• Under-representation of data on complex issues: Health topics that require complex study designs or long time-frames are often more difficult and costly to study. For example the evaluation of structural interventions. This can result in lack of evidence on particular topics, perpetuating their under-representation in policies and programmes. If data producers do not address complex issues, simpler, more direct efforts will be undermined or even counter-productive.
  • Lack of data as an excuse to postpone action: Decision-makers seldom have all the evidence they need; they must make decisions with the information available. The dilemma for decision- makers can be: whether to act without sufficient evidence or to postpone action until they have more complete information. Sometimes, decision-makers cast doubt on the validity of available data, even when it is plentiful.

Making public health data open and transparent

Transparency builds trust in a health system; promoting trust in data also promotes trust in analyses conducted with those data and decisions that utilise them.

  • Public health managers can promote transparency. For example, they can keep individuals informed about how the system uses and shares data collected about them. Governments and organisations can publish anonymised data openly to empower the public. This will encourage research and innovation, promote transparency, and inform decision-making.
  • Open data can be beneficial. But they can lead to unintended ethical issues. Amateur researchers may not understand or be able to account for data limitations such as quality, bias, and confounding. Some erroneous claims may be harmless. Others could have serious unintended consequences. For example propagating unfounded medical advice.  Or the data may be used maliciously to promote an agenda to incite discrimination against a particular group.

Sharing data

When stakeholders share data, each may have contributed to the collection of a single set of data, or may have contributed data to a merged set. In either case, the stakeholders agree to share access to the resulting dataset. There are challenges in sharing data between countries, for example:

The Global Initiative of Sharing All Influenza Data (GISAID) database, established in 2008, promotes the sharing of influenza data and builds capacity to respond to global influenza outbreaks. GISAID maintains a policy of scientific etiquette, in which researchers must acknowledge the originating laboratory in publications. They must also agree to collaborate with the data provider in further analysis and research.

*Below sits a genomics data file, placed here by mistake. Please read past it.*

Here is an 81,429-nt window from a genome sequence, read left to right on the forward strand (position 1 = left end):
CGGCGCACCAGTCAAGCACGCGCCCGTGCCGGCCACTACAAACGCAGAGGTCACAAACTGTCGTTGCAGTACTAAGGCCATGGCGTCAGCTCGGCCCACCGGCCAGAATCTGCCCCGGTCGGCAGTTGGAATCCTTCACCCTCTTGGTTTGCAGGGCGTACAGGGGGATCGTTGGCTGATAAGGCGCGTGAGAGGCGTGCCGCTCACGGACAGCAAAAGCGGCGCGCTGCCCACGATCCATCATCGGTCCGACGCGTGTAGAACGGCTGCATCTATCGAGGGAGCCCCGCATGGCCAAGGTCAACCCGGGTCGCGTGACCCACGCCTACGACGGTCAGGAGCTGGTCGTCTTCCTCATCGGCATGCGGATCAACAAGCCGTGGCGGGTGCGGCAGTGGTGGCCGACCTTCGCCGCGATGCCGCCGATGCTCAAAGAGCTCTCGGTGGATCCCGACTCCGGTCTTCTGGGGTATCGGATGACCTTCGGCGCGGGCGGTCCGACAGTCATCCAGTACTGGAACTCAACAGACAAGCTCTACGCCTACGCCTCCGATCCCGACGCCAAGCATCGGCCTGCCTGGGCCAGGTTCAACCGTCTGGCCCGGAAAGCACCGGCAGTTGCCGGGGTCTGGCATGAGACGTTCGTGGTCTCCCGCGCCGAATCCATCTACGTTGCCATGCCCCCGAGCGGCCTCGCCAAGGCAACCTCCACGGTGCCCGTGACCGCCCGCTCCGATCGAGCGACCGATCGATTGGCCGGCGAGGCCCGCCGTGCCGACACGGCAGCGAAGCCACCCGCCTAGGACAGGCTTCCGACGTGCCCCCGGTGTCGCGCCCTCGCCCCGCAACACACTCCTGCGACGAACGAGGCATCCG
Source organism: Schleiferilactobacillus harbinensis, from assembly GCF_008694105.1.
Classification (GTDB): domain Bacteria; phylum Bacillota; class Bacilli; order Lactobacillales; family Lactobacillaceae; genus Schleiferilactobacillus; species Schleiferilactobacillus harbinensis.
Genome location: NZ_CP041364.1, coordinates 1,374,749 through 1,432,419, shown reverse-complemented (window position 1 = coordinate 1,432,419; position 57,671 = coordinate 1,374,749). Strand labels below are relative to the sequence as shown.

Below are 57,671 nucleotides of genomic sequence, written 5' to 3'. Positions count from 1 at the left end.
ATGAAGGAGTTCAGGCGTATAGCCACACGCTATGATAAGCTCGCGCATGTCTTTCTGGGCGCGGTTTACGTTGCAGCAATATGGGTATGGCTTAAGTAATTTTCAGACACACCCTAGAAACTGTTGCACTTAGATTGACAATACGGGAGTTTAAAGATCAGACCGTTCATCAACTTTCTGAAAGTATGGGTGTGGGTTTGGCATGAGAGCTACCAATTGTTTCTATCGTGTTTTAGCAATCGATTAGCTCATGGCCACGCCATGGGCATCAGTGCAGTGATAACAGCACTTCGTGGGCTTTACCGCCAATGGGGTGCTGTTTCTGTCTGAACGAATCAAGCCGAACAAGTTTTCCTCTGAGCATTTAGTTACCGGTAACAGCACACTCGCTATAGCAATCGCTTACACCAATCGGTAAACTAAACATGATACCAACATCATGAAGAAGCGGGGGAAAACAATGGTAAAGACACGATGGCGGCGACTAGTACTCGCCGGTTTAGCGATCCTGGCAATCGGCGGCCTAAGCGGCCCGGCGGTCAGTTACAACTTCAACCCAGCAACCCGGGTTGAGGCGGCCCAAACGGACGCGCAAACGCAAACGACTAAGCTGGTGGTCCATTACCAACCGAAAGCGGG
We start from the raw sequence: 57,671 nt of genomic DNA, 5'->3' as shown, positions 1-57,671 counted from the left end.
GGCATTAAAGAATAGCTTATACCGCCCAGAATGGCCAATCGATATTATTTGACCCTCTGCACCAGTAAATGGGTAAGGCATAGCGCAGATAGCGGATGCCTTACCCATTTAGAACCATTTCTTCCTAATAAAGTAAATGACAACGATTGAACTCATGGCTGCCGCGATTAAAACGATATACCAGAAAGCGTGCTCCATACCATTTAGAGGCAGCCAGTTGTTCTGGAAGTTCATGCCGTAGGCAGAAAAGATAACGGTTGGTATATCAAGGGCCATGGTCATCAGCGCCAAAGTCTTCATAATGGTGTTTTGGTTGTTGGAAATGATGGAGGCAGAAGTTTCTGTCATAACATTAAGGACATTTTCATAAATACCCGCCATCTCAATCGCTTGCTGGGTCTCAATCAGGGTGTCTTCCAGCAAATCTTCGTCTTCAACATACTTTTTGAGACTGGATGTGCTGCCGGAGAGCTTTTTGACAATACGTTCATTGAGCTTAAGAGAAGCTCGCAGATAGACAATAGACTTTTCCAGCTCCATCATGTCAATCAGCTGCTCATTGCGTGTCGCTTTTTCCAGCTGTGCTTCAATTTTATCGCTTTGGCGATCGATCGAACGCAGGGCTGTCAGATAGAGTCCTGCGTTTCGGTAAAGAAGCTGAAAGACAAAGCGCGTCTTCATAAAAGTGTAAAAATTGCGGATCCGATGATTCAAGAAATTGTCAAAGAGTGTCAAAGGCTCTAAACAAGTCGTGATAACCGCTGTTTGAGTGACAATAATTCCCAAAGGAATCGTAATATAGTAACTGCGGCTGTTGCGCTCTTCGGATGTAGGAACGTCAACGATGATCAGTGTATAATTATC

In 2013, Chinese researchers uploaded genetic sequences from the first human cases of the new H7N9 avian flu virus to the GISAID database. They began preparing a manuscript for publication. The researchers later became aware of other research teams planning to publish analyses based on the Chinese H7N9 genetic data. They worried that they would lose credit for their work in isolating and sequencing the virus. Working through GISAID, the Chinese researchers contacted the other research teams, They agreed to hold their publications until the Chinese teams published their initial findings. In this case, GISAID was able to mitigate a potential data sharing conflict while providing rapid access to influenza data to support the global response to the virus.

HIS and research infrastructures in low- and middle-income countries (LMICs) may lack the data management and analysis capacities of their counterparts in high-income countries. Investigators in LMICs often share data with collaborators in high-income countries, who conduct the analyses and gain recognition from the work. Some LMIC researchers feel neglected and exploited in a process that also perpetuates unequal analytic capacities. Researchers and HIS managers should support data sharing partnerships that give adequate recognition and benefit to all parties involved, and seek to build research capacity of LMICs.  

Avoiding burdensome data collection